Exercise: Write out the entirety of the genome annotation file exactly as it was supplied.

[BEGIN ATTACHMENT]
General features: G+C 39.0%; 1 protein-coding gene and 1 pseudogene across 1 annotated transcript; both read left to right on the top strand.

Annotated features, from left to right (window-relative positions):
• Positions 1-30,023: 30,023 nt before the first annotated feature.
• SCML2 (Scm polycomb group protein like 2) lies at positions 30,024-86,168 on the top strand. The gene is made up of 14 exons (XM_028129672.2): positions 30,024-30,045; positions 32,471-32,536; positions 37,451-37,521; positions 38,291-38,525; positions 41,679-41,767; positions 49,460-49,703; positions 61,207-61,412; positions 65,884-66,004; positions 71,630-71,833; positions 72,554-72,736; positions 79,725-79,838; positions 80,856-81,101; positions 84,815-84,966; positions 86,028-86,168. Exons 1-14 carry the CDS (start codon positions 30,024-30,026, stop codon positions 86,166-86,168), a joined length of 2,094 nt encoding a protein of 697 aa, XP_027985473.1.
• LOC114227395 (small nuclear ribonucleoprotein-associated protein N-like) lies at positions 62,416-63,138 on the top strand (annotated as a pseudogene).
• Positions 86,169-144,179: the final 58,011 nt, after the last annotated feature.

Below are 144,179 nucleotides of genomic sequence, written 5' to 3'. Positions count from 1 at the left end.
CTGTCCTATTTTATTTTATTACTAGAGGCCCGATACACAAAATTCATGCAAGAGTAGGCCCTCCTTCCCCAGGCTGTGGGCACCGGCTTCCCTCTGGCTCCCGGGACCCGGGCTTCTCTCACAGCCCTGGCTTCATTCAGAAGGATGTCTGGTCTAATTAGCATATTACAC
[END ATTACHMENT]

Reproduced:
General features: G+C 39.0%; 1 protein-coding gene and 1 pseudogene across 1 annotated transcript; both read left to right on the top strand.

Annotated features, from left to right (window-relative positions):
• Positions 1-30,023: 30,023 nt before the first annotated feature.
• SCML2 (Scm polycomb group protein like 2) lies at positions 30,024-86,168 on the top strand. The gene is made up of 14 exons (XM_028129672.2): positions 30,024-30,045; positions 32,471-32,536; positions 37,451-37,521; positions 38,291-38,525; positions 41,679-41,767; positions 49,460-49,703; positions 61,207-61,412; positions 65,884-66,004; positions 71,630-71,833; positions 72,554-72,736; positions 79,725-79,838; positions 80,856-81,101; positions 84,815-84,966; positions 86,028-86,168. Exons 1-14 carry the CDS (start codon positions 30,024-30,026, stop codon positions 86,166-86,168), a joined length of 2,094 nt encoding a protein of 697 aa, XP_027985473.1.
• LOC114227395 (small nuclear ribonucleoprotein-associated protein N-like) lies at positions 62,416-63,138 on the top strand (annotated as a pseudogene).
• Positions 86,169-144,179: the final 58,011 nt, after the last annotated feature.

Below are 144,179 nucleotides of genomic sequence, written 5' to 3'. Positions count from 1 at the left end.
CTGTCCTATTTTATTTTATTACTAGAGGCCCGATACACAAAATTCATGCAAGAGTAGGCCCTCCTTCCCCAGGCTGTGGGCACCGGCTTCCCTCTGGCTCCCGGGACCCGGGCTTCTCTCACAGCCCTGGCTTCATTCAGAAGGATGTCTGGTCTAATTAGCATATTACAC